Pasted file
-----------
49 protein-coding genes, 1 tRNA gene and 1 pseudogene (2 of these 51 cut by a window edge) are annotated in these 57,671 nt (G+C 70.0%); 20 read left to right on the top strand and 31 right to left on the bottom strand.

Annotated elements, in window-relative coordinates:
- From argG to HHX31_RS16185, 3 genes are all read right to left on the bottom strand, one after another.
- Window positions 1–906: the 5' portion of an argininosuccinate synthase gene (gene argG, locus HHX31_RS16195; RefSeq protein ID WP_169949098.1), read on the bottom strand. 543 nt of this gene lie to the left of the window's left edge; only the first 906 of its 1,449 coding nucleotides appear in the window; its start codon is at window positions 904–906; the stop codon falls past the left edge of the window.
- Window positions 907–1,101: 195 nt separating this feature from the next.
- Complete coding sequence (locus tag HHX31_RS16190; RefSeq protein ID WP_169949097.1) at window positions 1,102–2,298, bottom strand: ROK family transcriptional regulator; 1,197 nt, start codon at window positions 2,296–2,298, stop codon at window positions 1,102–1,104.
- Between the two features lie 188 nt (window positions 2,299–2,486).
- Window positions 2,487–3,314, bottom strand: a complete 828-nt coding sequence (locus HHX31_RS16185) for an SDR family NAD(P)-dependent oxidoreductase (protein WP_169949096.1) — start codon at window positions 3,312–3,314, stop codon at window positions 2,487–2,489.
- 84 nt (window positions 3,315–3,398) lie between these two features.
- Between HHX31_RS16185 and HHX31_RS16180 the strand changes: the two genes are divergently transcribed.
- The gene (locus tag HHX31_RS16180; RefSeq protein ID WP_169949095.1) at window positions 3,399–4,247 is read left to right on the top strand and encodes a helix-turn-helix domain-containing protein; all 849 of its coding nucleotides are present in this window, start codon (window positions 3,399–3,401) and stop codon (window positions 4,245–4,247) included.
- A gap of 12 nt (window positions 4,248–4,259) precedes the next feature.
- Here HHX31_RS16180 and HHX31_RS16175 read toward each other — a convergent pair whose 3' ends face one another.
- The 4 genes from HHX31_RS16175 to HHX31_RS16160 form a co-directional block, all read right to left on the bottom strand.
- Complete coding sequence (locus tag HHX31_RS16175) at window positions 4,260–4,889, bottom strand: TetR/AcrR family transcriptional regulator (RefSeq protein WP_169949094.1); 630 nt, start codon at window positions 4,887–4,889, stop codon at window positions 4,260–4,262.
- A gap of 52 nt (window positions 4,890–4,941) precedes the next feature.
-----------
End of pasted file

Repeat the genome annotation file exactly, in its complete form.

49 protein-coding genes, 1 tRNA gene and 1 pseudogene (2 of these 51 cut by a window edge) are annotated in these 57,671 nt (G+C 70.0%); 20 read left to right on the top strand and 31 right to left on the bottom strand.

Annotated elements, in window-relative coordinates:
- From argG to HHX31_RS16185, 3 genes are all read right to left on the bottom strand, one after another.
- Window positions 1–906: the 5' portion of an argininosuccinate synthase gene (gene argG, locus HHX31_RS16195; RefSeq protein ID WP_169949098.1), read on the bottom strand. 543 nt of this gene lie to the left of the window's left edge; only the first 906 of its 1,449 coding nucleotides appear in the window; its start codon is at window positions 904–906; the stop codon falls past the left edge of the window.
- Window positions 907–1,101: 195 nt separating this feature from the next.
- Complete coding sequence (locus tag HHX31_RS16190; RefSeq protein ID WP_169949097.1) at window positions 1,102–2,298, bottom strand: ROK family transcriptional regulator; 1,197 nt, start codon at window positions 2,296–2,298, stop codon at window positions 1,102–1,104.
- Between the two features lie 188 nt (window positions 2,299–2,486).
- Window positions 2,487–3,314, bottom strand: a complete 828-nt coding sequence (locus HHX31_RS16185) for an SDR family NAD(P)-dependent oxidoreductase (protein WP_169949096.1) — start codon at window positions 3,312–3,314, stop codon at window positions 2,487–2,489.
- 84 nt (window positions 3,315–3,398) lie between these two features.
- Between HHX31_RS16185 and HHX31_RS16180 the strand changes: the two genes are divergently transcribed.
- The gene (locus tag HHX31_RS16180; RefSeq protein ID WP_169949095.1) at window positions 3,399–4,247 is read left to right on the top strand and encodes a helix-turn-helix domain-containing protein; all 849 of its coding nucleotides are present in this window, start codon (window positions 3,399–3,401) and stop codon (window positions 4,245–4,247) included.
- A gap of 12 nt (window positions 4,248–4,259) precedes the next feature.
- Here HHX31_RS16180 and HHX31_RS16175 read toward each other — a convergent pair whose 3' ends face one another.
- The 4 genes from HHX31_RS16175 to HHX31_RS16160 form a co-directional block, all read right to left on the bottom strand.
- Complete coding sequence (locus tag HHX31_RS16175) at window positions 4,260–4,889, bottom strand: TetR/AcrR family transcriptional regulator (RefSeq protein WP_169949094.1); 630 nt, start codon at window positions 4,887–4,889, stop codon at window positions 4,260–4,262.
- A gap of 52 nt (window positions 4,890–4,941) precedes the next feature.